In her jealousy, she might have forgotten her effusions on meeting George Washington in 1774. “You had prepared me to entertain a favorable opinion of him, but I thought the half was not told me. Dignity with ease and complacency, the gentleman and the soldier look agreeably blended in him. Modesty marks every line and feature of his face.” In the parlance of an 18th century New Englander, this was total fangirling. John couldn’t have enjoyed her description of the tall, charismatic, and charming General.
Even during disagreements, they were still ‘Dearest Friend’ to one another. In February of 1779, toward the end of his first diplomatic appointment to France, John lamented that he dared not write to her of political matters: “…I know you can keep a Secret as well as any Man whatever. But the World don’t know this. If…the letter should be caught, and hitched into a Newspaper, the World would say, I could not be trusted with a Secret.”
She had been his sounding board for years at this point; he trusted her more than any other advisor. John returned home later that year, where he was named to the Massachusetts Constitutional Convention in Cambridge, the body responsible for writing the state constitution. John wrote the first draft of the document, reading it to Abigail when he returned to Braintree at the end of each week. He also discussed the assembly’s debates with her, which gave her a grasp of issues of the day. His draft was accepted with minor changes, and is still in effect. It is the oldest state constitution in continual use.
In September of 1779, John was named minister plenipotentiary to France by Congress. The position gave him full power to negotiate a peace treaty Britain, along with fellow ministers Benjamin Franklin and John Jay. To Abigail, this meant another separation. John guessed the peace talks would take six months, and then he would come home to her. Instead, the couple would not set eyes on one another for five years.
After the War of Independence ended, Abigail could travel to Europe without fear of being captured or sunk by an enemy ship. She met John in France in 1784. When Congress selected him as the first American ambassador to Great Britain in 1785, they moved to London. The following years brought John to two terms as vice president under George Washington, then to the Presidency. While Abigail did not always move to Philadelphia or New York with John, she was the first First Lady to live in the White House. Together or apart, he sought her opinion on policy, though at times her devotion blinded her, such as when she supported him on the Alien and Sedition Acts that contributed to his political downfall.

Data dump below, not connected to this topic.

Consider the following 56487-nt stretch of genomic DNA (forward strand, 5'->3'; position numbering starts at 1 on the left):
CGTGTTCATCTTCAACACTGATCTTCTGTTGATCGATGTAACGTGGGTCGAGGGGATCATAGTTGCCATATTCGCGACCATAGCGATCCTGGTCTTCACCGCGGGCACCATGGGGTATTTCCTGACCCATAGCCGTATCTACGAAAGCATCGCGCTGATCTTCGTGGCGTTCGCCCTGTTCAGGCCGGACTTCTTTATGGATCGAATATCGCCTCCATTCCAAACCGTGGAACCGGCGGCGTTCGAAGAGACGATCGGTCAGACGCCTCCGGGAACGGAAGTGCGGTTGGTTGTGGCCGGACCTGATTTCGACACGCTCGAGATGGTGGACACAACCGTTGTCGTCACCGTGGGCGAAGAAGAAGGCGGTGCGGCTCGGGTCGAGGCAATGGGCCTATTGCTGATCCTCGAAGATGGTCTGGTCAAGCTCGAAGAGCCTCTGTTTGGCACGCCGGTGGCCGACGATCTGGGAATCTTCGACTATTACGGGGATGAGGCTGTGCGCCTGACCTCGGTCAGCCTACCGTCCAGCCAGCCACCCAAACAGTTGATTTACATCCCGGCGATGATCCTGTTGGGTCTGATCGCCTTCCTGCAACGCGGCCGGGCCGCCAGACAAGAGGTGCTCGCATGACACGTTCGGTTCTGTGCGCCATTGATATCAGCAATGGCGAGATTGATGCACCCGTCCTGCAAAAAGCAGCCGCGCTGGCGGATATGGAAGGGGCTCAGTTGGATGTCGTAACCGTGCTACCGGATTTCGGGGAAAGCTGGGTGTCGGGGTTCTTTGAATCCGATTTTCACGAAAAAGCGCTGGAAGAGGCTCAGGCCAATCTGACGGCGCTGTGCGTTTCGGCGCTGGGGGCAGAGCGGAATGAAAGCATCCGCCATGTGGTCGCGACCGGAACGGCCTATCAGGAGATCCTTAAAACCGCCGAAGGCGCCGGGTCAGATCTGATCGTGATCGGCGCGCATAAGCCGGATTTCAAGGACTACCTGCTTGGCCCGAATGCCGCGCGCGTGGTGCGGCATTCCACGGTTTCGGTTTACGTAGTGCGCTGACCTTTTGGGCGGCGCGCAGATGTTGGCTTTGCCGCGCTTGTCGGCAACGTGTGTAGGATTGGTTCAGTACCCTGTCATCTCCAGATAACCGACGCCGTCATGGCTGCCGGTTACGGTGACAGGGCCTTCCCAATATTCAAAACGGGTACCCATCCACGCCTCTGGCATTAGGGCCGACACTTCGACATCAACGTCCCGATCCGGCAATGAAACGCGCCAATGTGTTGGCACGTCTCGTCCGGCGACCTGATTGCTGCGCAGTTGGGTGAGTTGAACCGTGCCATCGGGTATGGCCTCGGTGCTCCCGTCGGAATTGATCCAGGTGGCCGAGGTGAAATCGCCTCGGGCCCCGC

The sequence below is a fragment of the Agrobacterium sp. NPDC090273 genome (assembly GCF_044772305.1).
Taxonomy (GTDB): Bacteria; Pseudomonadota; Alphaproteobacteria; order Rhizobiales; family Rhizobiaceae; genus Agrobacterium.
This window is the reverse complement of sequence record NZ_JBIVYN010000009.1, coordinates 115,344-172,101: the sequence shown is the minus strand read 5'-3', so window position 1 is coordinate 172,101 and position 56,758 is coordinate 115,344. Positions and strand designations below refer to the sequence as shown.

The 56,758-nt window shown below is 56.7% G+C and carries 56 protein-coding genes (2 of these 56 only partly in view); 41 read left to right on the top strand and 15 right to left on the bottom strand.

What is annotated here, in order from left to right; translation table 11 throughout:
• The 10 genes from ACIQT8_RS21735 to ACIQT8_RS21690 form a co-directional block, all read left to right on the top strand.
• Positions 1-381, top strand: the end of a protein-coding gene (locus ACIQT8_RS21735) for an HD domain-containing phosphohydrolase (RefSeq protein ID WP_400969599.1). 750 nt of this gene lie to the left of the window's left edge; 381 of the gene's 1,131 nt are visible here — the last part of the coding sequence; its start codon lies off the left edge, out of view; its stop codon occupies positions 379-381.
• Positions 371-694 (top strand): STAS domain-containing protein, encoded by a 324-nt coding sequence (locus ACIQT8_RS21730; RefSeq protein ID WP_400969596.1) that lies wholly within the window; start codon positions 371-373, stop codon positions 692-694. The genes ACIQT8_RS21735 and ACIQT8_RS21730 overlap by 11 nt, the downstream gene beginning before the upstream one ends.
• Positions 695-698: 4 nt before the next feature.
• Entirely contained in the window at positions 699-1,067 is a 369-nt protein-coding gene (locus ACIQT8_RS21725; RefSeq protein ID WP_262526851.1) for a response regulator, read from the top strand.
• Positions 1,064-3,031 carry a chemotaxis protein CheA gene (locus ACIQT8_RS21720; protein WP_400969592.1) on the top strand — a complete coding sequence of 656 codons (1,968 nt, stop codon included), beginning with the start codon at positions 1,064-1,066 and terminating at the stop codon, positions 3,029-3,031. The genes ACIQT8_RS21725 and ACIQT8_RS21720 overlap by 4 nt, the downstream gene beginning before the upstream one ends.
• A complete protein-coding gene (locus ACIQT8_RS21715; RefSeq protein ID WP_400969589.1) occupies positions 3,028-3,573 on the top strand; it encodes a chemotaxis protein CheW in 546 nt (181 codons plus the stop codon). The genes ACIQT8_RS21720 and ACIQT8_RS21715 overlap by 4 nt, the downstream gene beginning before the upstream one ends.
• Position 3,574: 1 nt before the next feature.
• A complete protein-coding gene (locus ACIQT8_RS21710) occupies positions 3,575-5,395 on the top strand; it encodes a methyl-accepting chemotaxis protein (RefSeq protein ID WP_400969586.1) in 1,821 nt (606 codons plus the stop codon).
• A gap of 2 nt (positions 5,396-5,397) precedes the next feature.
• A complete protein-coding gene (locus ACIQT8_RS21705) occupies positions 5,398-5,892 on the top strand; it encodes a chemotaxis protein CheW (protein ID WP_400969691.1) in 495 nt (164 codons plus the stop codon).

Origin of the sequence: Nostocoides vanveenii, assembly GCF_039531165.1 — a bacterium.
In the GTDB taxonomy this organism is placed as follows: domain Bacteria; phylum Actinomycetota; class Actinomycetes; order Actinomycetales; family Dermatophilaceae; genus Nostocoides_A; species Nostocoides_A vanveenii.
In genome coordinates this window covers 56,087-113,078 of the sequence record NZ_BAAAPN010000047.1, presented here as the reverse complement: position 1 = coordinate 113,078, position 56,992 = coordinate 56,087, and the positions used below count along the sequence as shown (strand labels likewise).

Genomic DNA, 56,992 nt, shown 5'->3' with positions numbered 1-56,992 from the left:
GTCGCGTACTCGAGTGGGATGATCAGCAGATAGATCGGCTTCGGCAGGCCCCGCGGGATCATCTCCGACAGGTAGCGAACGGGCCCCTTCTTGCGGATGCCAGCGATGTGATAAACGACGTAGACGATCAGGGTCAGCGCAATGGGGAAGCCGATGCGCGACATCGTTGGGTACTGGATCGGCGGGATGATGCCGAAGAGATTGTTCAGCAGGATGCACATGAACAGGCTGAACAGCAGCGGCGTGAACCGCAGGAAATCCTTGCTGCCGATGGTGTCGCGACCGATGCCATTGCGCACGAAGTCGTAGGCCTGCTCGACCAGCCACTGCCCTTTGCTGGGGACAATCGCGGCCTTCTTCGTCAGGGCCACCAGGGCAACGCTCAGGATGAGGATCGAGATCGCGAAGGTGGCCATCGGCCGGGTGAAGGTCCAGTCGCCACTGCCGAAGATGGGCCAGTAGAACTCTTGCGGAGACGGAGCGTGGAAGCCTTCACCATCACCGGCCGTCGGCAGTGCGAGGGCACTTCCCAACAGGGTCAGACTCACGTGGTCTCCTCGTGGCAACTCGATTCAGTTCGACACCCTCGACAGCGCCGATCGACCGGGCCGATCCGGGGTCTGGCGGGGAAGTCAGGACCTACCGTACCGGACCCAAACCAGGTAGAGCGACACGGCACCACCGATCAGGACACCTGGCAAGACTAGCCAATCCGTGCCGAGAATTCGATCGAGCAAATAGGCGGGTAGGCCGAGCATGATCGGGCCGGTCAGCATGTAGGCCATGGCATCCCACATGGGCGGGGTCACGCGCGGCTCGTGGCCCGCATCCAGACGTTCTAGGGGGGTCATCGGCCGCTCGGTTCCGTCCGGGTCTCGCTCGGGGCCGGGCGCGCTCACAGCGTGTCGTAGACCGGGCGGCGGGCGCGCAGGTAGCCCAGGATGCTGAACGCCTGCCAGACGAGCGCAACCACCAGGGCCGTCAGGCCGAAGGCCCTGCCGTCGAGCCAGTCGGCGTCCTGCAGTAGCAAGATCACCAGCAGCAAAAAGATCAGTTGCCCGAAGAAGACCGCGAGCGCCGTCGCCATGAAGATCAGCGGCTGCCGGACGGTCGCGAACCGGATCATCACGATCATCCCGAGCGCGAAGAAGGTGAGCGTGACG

The deaths of their daughter Nabby and their second son, Charles, marred their old age. John and Abigail took consolation in their grandchildren; Nabby and all three of their sons had married and started families. As a grandfather, John spoiled the youngsters with sugar plums while Abigail was the disciplinarian.
When she died in 1818, he was at her side. To their niece Lucy Cranch Greenleaf, John said, “I wish I could lay down beside her and die too.” He later eulogized his wife as “The dear Partner of my Life for fifty-four Years and for many Years more as a Lover.” Truly they deserve to be remembered not just on Presidents Day, but on Valentine’s Day as well.
John and Abigail Adams are fascinating both as a couple and as individuals. Do you have any favorite ‘Valentine couples?
John Adams, by David Mccullough
Abigail Adams: Witness to a Revolution by Natalie S. Bober
My Dearest Friend: Letters of Abigail and John Adams, Margaret C. Hogan and C. James Taylor, editors